Another exhibiting piece of art to look forward to from Theaster Gates ~ he has been commissioned by Studio Museum in Harlem to create a site-specific artwork to be installed in the lobby. Anticipated opening of the new Studio Museum in Harlem building will be in 2024.

While you’re there, don’t miss ‘Vivian Caccuri and Miles Greenberg: The Shadow of Spring’ on view in the New Museum Lobby Gallery from November 10th, 2022 to February 5, 2023.

Vivian Caccuri (b. 1986 in São Paulo, Brazil; lives and works in Rio de Janeiro, Brazil) uses sound as the vehicle to experiment in sensory perception with issues related to history and social conditioning. Through objects, installations, and performances, her work creates situations that disorient everyday experience and, by extension, disrupt meanings and narratives seemingly as ingrained as the cognitive structure itself. Caccuri has developed projects in many cities in Brazil and abroad, including Accra, Detroit, Helsinki, Vienna, Venice, Kiev, Valparaíso, New Mexico, and South India, among others. Throughout her career she has collaborated with musicians, such as Arto Lindsay (USA/BR), Gilberto Gil (BR), Fausto Fawcett (BR), and Wanlov (Ghana), and recently released her first musical project (Homa). Her sound works and compositions have been broadcast on radio stations such as Resonance FM (London), Kunstradio (Vienna), and Rádio Mirabilis (Rio de Janeiro). At Princeton University, she wrote her first book, “Music is What I Make” (2012), published in Brazil and awarded the Funarte Prize of Critical Production in Music in 2013.

Miles Greenberg (b. 1997 in Montreal, Canada; lives and works in New York, NY, and Reykjavík, Iceland) is a performance artist and sculptor. His work consists of large-scale, sensorially immersive, and often site-specific environments revolving around the physical body in space. These installations are activated with often extreme durational performances that invoke the body as sculptural material. These performances are then captured in real time before the audience to generate later video works and sculptures. Rigorous and ritualistic in its methodology, Greenberg’s universe relies on slowness and the decay of form to heighten the audience’s sensitivities. The work follows self-contained, non-linear systems of logic that are best understood in relation to one another. At age seventeen, Greenberg left formal education, launching himself into four years of independent research on movement and architecture, which spanned a number of residencies in Paris, northern Italy, Beijing, and New York. He has worked under the mentorship of Édouard Lock, Robert Wilson, and Marina Abramović, and has since exhibited extensively internationally.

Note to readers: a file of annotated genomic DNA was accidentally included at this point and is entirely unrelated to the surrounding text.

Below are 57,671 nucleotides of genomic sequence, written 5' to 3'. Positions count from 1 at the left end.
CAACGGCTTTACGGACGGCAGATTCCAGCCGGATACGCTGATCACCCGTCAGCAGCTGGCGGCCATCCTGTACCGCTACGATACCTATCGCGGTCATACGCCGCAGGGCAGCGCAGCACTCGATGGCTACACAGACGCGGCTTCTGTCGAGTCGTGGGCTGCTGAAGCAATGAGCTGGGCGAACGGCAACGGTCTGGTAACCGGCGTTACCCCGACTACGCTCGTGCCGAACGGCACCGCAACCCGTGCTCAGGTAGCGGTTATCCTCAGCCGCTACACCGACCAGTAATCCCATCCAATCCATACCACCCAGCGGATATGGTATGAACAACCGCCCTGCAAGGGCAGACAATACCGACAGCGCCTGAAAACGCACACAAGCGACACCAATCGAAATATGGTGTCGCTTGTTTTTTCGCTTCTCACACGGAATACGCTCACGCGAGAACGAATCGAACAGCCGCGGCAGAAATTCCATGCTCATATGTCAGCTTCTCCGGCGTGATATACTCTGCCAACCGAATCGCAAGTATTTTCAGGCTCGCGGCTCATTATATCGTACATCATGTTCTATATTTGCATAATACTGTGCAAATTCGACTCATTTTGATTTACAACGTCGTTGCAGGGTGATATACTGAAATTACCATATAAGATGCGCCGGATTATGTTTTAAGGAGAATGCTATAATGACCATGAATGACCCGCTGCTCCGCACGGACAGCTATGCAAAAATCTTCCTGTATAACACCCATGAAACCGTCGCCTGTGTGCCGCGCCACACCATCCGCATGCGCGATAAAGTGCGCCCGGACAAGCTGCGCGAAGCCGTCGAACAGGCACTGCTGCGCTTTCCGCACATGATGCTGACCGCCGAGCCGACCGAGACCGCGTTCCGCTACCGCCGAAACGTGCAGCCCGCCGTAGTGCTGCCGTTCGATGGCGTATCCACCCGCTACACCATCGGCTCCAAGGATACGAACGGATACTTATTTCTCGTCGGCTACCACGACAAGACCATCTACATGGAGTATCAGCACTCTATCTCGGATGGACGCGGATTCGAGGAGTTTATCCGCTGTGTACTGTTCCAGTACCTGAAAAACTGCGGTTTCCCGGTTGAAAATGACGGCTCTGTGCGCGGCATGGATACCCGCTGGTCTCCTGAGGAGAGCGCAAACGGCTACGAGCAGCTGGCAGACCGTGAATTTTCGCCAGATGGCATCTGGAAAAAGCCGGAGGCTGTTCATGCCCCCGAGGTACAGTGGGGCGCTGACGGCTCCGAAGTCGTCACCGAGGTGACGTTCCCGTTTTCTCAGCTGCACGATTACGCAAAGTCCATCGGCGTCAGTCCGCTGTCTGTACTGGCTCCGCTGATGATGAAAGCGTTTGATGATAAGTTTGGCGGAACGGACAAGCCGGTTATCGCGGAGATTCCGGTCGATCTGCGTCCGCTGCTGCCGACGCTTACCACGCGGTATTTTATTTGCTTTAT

All photo credits: 1-“Theaster Gates: A Clay Sermon,” 2021. Exhibition view: Whitechapel Gallery, London. Courtesy the artist and Whitechapel Gallery, London. Photo: Theo Christelis ~ 2—Left: Miles Greenberg, Late October, 2020 (detail). La Totale, Studio Orta-Les Moulins / Galeria Continua, Boissy-le-Châtel, France. Video still courtesy of the artist; Right: Vivian Caccuri, TabomBass, 2016-2019 (detail). Wood, speakers, candles, mic stands, mono audio. Photo: Luiza Sigulem ~ 3—Wangechi Mutu, In Two Canoe, 2022. Courtesy the artist and Gladstone Gallery. Photo: David Regen